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2011 Annual Report

Training • Creating • Inspiring since 1891


“This year has just been phenomenal. I feel humbled to have had the opportunity to taste success on this level. I really have such a great network of support around me, from my teachers at Petersham TAFE to my employers and my family.� Joshua Toomey Winner // 2011 Australian Training Awards Aboriginal and Torres Strait Islander of the Year // 2011 NAIDOC Student of the Year


Contents

Director’s message.....................................................................................2 Highlights at a glance................................................................................3 120 years of more than you imagine..............................................4-7 Focus on priorities..................................................................................8-9 Institute snapshot.................................................................................10-11 Vocational customers.........................................................................12-13 Enterprise customers..........................................................................14-15 Tertiary customers................................................................................16-17 Going global...........................................................................................18-19 Community and industry engagement....................................20-21 Our people............................................................................................22-23 Sustainability........................................................................................24-25 Corporate governance.....................................................................26-27 Financial highlights..................................................................................28 A salute to Sydney Institute ambassadors...................................29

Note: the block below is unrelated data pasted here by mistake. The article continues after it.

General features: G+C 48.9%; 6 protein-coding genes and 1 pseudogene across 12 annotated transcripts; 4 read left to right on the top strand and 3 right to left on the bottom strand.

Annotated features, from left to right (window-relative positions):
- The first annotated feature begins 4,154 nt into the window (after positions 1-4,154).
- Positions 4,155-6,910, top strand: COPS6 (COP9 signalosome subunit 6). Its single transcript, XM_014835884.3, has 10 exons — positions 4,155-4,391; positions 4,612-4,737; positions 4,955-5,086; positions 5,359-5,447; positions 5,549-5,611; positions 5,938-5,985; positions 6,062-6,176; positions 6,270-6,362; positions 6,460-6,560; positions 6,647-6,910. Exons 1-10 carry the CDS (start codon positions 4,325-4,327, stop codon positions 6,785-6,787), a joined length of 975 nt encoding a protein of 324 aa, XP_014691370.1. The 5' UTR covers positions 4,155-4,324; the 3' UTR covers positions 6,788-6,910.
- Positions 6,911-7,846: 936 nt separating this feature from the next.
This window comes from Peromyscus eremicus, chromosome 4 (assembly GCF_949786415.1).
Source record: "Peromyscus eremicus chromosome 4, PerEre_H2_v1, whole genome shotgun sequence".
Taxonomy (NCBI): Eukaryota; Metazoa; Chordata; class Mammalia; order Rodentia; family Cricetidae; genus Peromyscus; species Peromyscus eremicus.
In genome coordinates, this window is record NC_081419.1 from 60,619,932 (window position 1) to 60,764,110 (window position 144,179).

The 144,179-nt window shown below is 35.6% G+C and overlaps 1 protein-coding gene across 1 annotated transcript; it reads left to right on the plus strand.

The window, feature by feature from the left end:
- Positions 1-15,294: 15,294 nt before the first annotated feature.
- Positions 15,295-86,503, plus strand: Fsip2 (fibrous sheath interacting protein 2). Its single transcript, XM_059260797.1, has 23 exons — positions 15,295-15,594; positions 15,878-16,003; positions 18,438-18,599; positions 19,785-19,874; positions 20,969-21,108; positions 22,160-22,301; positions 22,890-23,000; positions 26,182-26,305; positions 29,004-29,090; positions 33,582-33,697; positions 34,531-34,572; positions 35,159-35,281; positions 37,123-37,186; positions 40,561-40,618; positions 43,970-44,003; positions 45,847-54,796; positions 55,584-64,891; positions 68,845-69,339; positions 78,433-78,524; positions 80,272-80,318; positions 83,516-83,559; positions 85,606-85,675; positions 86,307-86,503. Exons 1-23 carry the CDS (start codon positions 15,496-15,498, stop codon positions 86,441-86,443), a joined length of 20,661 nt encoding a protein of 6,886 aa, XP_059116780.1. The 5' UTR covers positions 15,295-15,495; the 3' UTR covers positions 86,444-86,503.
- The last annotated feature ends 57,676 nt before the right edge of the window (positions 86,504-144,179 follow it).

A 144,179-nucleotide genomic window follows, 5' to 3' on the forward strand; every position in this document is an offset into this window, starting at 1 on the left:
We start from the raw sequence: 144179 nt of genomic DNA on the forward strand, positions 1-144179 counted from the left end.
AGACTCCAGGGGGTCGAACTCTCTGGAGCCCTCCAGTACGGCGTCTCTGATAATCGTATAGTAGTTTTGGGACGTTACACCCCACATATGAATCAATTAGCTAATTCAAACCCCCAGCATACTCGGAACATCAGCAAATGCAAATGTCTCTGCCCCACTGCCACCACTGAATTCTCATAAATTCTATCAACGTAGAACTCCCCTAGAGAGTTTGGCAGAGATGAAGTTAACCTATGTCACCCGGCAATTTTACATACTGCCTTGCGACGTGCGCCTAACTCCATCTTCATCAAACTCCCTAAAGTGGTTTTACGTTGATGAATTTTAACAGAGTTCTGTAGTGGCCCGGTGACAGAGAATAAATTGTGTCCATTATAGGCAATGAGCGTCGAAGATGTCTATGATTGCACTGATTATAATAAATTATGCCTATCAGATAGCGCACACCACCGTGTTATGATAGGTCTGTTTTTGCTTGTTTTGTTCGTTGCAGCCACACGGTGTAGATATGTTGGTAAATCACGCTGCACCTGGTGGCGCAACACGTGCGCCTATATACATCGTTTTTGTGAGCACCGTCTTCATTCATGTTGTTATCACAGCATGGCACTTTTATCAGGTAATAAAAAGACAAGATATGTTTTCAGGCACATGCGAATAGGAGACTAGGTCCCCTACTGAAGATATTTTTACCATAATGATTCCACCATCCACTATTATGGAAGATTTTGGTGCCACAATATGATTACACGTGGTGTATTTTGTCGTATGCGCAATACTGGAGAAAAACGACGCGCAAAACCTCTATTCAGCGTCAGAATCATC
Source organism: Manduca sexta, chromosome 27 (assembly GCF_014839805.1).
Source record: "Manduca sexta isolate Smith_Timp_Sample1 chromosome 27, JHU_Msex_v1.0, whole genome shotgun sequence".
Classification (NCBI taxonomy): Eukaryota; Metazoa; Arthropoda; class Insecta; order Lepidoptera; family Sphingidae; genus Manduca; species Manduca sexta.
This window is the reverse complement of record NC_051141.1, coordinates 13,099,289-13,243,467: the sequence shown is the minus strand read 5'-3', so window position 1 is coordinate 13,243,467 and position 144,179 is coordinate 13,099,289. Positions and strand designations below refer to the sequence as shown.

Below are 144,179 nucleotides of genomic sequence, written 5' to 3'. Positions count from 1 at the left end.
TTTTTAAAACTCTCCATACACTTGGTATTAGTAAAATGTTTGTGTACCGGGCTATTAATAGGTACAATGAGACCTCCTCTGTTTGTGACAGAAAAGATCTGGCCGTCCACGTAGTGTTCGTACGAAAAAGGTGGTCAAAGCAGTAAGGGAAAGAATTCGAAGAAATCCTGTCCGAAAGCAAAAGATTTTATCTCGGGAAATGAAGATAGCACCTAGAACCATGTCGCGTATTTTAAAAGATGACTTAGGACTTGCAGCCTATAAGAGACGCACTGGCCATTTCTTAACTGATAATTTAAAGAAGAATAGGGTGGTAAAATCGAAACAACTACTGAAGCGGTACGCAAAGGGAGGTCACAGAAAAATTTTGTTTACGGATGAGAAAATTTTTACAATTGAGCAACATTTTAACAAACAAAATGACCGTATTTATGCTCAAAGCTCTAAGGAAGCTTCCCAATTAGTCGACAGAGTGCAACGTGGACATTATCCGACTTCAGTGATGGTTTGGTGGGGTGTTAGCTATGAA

Director’s message The 120th anniversary of the first permanent facility that would become Ultimo College was a major focus for our Institute during 2011. However, it was the way in which students past and present, graduates, teachers, staff and the community joined together that was the real celebration. For me, that made 2011 special. The celebrations lit a way for the future. Rather than just blowing trumpets and waving flags, at every step TAFE NSW – Sydney Institute’s people actually wove training into celebrations, using events, exhibitions, workshops, tours and even dinners to give our students the opportunity to build, design, create and serve in today’s Sydney. Of course, the anniversary celebrations also respected the past. The history of Sydney Institute cannot be separated from the communities we serve. Women were re-trained for wartime roles; servicemen were trained for wartime duties. After wars, people were re-skilled for civilian life, and society reorganised itself for new goals. Training has continually developed to meet the needs of the community and it was only through this growth and response to community that Sydney Institute came into being. From refugees to at-risk youth to updating industry about new sustainable technologies, Sydney Institute responds to customers. Bridges and pathways were built to tertiary study when it became clear that this was what the system needed. And then, in 2011 – again, when industry and community asked for it – our students graduated with TAFE NSW degrees. Sydney Institute continues to innovate to meet the needs of our customers. Industry and the community are always consulted. And that’s not because we don’t know what we are doing, or are not innovative and passionate about our jobs. It’s not because we are hesitant. It’s because we know exactly what to do: explore, innovate, finetune, adapt and update. This Annual Report collates many of the highlights of a special year. I’m loath to single out any one person or program here. I’m proud that we were able to achieve so much excellence in more areas than ever before. The technologies change but the theme of industry, community and student responsiveness stays the same. Thank you for being part of Sydney Institute in 2011.

David Riordan Sydney Institute Director September 2012

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Annual Report 2011

Highlights at a glance Celebrated 4 88.1% First Joshua Toomey

120 years of changing lives through vocational education and training

new degree qualifications developed

of students satisfied with the overall quality of training*

study tours to Singapore and New York

Student of the Year

won the Australian Aboriginal and Torres Strait Islander

86.1% 41% 18% 11,000

of students employed or in further study after training*

above target for jobs advertised on CareersConnect

of our total enrolments at diploma level or higher

plastic bags saved and 64 tonnes of organic waste diverted from land fill through our Pulpmaster installation at Loftus Campus

$370,000 6

value of media coverage generated by 120 Year celebrations

graduates received the first-ever TAFE NSW degree